Thinking about my Northumberland ancestors and their probable accents sent me to the internet to see what an accent from that county might sound like.  I found several youtube videos and read viewers' comments who pointed out that there's a difference between the accent of a native speaker and the accent of a non-native speaker imitating the native speaker.  Based on comments, I think the three videos below were the best examples of the native language of Northumberland (excluding the even more localized accents of Pitmatic and Geordie).

This particular video, below, has 30 dialects from around the U. K. but it will begin mid-video where someone from Northumberland speaks for a minute or two.  (You can listen to all the accents by restarting the video.)

This next video comes from the British Drama Club.  It is a recording on vinyl and is a little scratchy but, in my opinion, worth listening to for the accent.

And this last video comes from the Northumbrian Language Society.  Listen closely.  Even then you may not understand all the words.

I know that language changes over time so it would be hard to definitively say that my ancestors from Northumberland sounded like any of these speakers.  No matter how much or little the language changed over nearly two centuries, I suspect that their accents would be a challenge for me to understand today.  But I'd certainly be willing to try!  I would hope my ancestors would be patient with me, too.  (For anyone interested in learning more about the language of Northumberland, see Northumbriana, website of the Northumbrian Language Society.)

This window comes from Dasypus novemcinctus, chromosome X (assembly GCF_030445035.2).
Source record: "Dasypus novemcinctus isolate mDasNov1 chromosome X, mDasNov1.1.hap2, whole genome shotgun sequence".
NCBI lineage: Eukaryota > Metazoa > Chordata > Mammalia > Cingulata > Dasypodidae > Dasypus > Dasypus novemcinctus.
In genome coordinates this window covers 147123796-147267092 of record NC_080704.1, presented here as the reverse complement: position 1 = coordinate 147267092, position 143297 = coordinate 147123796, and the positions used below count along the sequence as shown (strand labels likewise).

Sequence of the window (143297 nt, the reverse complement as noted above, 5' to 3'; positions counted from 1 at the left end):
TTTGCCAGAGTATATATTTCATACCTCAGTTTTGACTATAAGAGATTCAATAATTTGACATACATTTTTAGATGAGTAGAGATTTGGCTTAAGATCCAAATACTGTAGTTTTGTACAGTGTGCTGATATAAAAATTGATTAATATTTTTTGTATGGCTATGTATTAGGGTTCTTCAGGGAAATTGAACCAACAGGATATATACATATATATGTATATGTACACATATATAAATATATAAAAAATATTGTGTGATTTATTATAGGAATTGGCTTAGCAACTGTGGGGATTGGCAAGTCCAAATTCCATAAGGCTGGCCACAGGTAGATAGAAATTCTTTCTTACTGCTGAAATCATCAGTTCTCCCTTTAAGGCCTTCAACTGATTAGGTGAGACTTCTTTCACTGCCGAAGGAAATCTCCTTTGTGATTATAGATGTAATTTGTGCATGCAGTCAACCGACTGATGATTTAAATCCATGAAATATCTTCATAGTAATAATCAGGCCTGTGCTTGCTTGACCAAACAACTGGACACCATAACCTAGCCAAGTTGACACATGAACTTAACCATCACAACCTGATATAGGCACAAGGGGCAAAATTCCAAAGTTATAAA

So, tell me, did you catch everything the speakers said?  Or were there parts that sounded like a foreign language?

Have you ever considered whether it could a challenge to have a conversation with any of your ancestors because of accents or language?


Copyright ©2018, Nancy Messier. All Rights Reserved.

Friday, February 16, 2018

William Doyle: Nothing to Go On & Next Steps

I say "nothing to go on" because there are no hints from any source I've found so far for William Doyle's birth location or his parents' names.

What I Know